I wonder how many formal dining rooms in older houses have become studies, libraries, offices, since the 60s? Ours has. We have a long table, salvaged from the original Vancouver Public Library, that can seat eight for dinner, but three walls are shelves (designed by my architect friend A.A. Robins to match the rest of the woodwork) and the fourth all windows (not much of a view, but some green, and the odd squirrel running along a nearby fence-top.
I like to read here (most recently a proof copy of Nick Harkaway's Angelmaker) and to write (most recently the introduction and end notes to my non-fiction collection, Distrust That Particular Flavor). I do both those things in an oak Stickley armchair, with dark green leather upholstery, that I never imagined would get so much use, but the wide flat arms are perfect for books, laptop (precariously), coffee cups, snacks (having the kitchen a door away is a definite plus.)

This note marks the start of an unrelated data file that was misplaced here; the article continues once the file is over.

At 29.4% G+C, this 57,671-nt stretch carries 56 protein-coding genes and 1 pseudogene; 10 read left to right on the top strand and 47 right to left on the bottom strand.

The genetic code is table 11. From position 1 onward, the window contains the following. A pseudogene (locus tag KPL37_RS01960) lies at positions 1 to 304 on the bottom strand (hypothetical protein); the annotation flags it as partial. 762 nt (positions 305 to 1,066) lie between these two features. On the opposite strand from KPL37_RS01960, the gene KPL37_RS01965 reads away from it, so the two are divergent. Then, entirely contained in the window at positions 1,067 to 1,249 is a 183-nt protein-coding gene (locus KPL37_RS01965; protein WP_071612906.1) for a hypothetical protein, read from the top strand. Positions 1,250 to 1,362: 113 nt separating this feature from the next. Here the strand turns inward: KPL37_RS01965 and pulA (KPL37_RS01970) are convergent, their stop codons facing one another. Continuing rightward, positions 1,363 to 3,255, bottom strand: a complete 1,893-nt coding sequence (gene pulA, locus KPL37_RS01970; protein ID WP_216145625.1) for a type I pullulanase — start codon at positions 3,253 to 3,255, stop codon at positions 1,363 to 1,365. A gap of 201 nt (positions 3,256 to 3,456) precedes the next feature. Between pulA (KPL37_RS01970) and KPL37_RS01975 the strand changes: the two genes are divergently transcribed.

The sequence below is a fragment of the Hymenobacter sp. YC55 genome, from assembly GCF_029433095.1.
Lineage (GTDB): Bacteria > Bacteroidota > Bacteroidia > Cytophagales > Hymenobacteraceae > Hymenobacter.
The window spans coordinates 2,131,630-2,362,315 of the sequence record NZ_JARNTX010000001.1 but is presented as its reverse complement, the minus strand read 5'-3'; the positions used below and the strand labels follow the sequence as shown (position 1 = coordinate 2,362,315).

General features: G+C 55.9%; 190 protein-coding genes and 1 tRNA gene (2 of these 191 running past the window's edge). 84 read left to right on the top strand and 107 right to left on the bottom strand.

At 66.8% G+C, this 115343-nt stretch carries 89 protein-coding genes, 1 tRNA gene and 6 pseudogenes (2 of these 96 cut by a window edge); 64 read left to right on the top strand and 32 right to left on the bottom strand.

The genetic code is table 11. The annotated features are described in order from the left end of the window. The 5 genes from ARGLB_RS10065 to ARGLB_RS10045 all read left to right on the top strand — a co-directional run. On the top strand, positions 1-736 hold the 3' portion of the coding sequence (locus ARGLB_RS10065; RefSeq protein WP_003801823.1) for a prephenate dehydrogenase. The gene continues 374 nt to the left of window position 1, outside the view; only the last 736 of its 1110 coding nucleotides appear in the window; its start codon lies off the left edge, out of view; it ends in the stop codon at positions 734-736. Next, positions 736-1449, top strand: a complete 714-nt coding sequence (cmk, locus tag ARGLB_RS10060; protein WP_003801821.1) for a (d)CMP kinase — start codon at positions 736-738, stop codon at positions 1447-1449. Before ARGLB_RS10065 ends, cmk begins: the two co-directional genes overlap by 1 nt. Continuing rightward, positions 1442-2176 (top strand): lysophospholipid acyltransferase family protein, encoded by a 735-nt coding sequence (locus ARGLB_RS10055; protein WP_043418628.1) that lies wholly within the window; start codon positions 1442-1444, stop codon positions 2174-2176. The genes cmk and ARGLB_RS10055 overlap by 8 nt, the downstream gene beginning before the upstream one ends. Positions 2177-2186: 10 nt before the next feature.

We are yet to miss our formal dining room, and I tell myself that our guests think it's writerly (though probably they just think I'm odd.)
William Gibson's latest book, Distrust That Particular Flavor (Putnam Adult, $26.95) is a compilation of his non-fiction writing, and is out now.